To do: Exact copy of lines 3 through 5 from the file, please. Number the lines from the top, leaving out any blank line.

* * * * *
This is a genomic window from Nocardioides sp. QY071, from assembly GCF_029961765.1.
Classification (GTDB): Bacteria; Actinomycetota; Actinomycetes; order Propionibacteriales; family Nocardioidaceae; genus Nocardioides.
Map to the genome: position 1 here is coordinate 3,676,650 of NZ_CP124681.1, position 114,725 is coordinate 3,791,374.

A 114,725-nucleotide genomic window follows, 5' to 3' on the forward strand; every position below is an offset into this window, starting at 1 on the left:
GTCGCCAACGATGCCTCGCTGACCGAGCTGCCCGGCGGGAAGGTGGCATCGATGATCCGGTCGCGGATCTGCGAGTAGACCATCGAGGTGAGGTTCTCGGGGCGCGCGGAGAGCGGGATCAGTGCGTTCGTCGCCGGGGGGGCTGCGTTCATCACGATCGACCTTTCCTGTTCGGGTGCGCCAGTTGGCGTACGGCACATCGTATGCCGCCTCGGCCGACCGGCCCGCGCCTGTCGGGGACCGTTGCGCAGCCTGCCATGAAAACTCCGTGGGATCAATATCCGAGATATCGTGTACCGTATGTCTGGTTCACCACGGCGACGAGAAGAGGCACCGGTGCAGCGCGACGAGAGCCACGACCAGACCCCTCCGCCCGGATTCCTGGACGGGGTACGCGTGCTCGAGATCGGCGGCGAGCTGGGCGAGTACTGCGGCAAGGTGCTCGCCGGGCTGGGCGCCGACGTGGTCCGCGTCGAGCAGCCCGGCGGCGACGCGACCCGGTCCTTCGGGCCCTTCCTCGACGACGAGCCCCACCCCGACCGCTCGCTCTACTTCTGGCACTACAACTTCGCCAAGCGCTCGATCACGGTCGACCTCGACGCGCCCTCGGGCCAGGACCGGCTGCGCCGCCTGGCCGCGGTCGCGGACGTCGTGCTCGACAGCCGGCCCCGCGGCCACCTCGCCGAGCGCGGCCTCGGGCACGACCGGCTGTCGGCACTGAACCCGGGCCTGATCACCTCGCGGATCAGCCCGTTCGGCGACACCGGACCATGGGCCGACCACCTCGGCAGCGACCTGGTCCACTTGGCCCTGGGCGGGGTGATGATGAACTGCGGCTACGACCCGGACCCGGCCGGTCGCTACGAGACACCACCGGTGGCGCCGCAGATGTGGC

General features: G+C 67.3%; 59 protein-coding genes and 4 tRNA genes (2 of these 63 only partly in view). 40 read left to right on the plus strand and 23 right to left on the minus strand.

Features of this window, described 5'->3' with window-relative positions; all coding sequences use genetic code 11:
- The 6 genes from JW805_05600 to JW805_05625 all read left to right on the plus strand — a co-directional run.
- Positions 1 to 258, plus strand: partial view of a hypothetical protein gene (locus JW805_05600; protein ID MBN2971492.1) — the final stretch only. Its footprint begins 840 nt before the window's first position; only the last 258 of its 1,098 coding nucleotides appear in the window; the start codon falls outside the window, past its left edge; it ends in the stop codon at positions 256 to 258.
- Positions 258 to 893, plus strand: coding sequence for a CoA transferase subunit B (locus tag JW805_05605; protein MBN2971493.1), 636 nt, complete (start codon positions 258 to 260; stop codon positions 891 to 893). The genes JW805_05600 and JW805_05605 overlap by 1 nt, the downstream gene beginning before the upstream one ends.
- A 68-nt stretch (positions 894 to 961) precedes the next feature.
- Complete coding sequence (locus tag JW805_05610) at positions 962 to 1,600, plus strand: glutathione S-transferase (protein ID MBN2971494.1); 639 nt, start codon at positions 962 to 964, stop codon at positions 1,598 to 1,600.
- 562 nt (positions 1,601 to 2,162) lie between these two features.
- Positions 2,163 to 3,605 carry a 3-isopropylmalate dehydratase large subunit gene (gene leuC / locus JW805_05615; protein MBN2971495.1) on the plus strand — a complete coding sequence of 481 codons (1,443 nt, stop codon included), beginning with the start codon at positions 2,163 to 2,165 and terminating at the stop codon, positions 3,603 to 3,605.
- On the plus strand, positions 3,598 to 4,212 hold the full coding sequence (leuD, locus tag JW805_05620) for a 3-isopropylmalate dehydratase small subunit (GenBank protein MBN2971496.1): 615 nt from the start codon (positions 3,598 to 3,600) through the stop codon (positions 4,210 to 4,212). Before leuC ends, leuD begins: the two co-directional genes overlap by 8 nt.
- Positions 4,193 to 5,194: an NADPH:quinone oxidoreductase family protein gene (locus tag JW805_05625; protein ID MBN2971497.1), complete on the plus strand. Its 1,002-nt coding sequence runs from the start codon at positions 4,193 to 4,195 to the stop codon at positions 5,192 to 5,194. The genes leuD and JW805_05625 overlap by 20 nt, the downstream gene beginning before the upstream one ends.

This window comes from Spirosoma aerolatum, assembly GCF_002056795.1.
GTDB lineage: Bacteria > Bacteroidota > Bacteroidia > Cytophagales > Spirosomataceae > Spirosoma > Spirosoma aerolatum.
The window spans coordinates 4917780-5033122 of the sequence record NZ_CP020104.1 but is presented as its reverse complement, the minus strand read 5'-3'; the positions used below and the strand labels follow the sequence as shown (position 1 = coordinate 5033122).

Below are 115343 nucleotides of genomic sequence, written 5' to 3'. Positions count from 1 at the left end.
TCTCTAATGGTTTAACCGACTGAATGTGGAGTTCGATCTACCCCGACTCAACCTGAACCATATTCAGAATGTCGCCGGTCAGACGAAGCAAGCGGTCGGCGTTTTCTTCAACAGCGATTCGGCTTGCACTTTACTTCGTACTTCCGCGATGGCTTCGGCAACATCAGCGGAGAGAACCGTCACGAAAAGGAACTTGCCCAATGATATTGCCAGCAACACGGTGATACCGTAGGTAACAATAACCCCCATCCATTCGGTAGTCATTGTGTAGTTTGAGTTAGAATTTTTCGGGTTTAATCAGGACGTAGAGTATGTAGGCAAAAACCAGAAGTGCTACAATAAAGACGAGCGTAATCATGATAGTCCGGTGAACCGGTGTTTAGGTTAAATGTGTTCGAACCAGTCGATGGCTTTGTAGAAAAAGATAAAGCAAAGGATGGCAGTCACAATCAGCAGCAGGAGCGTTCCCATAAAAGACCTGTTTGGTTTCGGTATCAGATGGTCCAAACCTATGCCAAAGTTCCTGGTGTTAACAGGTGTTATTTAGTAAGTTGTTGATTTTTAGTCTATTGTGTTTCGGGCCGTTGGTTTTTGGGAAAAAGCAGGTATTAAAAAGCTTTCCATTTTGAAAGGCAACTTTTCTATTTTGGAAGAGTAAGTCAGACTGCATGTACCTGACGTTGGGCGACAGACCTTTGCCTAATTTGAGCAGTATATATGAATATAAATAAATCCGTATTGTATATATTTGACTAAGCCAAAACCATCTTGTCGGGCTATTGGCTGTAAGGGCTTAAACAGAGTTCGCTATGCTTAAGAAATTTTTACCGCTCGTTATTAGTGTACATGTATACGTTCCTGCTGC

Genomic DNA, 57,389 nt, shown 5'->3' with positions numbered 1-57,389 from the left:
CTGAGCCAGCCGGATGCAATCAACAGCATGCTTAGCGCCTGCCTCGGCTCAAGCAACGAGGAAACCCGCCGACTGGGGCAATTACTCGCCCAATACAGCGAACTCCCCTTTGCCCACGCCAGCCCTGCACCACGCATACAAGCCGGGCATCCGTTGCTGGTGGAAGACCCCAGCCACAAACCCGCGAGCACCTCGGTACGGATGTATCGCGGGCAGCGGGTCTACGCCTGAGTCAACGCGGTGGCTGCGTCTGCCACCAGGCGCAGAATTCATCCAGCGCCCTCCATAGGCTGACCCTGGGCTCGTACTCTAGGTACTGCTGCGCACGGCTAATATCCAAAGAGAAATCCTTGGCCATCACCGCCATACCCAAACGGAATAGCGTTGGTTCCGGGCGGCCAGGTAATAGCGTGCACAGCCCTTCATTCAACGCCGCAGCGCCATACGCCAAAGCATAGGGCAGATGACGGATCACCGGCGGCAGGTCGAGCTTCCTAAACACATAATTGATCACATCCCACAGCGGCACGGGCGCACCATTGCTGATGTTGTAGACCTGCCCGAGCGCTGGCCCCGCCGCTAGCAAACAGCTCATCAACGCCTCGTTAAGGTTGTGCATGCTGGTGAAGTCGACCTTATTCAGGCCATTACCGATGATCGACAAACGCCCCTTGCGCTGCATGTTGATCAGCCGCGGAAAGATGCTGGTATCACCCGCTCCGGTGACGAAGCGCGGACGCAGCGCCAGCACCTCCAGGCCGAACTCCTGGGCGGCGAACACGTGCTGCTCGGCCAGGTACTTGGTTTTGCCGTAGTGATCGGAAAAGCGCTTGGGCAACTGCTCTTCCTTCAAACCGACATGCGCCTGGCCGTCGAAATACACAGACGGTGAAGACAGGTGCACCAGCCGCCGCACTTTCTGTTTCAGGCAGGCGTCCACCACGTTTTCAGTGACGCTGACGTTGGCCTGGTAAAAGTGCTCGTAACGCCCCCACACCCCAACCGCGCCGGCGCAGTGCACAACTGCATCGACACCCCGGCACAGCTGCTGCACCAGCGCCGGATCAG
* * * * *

Map to the genome: position 1 here is coordinate 3,676,650 of NZ_CP124681.1, position 114,725 is coordinate 3,791,374.

A 114,725-nucleotide genomic window follows, 5' to 3' on the forward strand; every position below is an offset into this window, starting at 1 on the left:
GTCGCCAACGATGCCTCGCTGACCGAGCTGCCCGGCGGGAAGGTGGCATCGATGATCCGGTCGCGGATCTGCGAGTAGACCATCGAGGTGAGGTTCTCGGGGCGCGCGGAGAGCGGGATCAGTGCGTTCGTCGCCGGGGGGGCTGCGTTCATCACGATCGACCTTTCCTGTTCGGGTGCGCCAGTTGGCGTACGGCACATCGTATGCCGCCTCGGCCGACCGGCCCGCGCCTGTCGGGGACCGTTGCGCAGCCTGCCATGAAAACTCCGTGGGATCAATATCCGAGATATCGTGTACCGTATGTCTGGTTCACCACGGCGACGAGAAGAGGCACCGGTGCAGCGCGACGAGAGCCACGACCAGACCCCTCCGCCCGGATTCCTGGACGGGGTACGCGTGCTCGAGATCGGCGGCGAGCTGGGCGAGTACTGCGGCAAGGTGCTCGCCGGGCTGGGCGCCGACGTGGTCCGCGTCGAGCAGCCCGGCGGCGACGCGACCCGGTCCTTCGGGCCCTTCCTCGACGACGAGCCCCACCCCGACCGCTCGCTCTACTTCTGGCACTACAACTTCGCCAAGCGCTCGATCACGGTCGACCTCGACGCGCCCTCGGGCCAGGACCGGCTGCGCCGCCTGGCCGCGGTCGCGGACGTCGTGCTCGACAGCCGGCCCCGCGGCCACCTCGCCGAGCGCGGCCTCGGGCACGACCGGCTGTCGGCACTGAACCCGGGCCTGATCACCTCGCGGATCAGCCCGTTCGGCGACACCGGACCATGGGCCGACCACCTCGGCAGCGACCTGGTCCACTTGGCCCTGGGCGGGGTGATGATGAACTGCGGCTACGACCCGGACCCGGCCGGTCGCTACGAGACACCACCGGTGGCGCCGCAGATGTGGC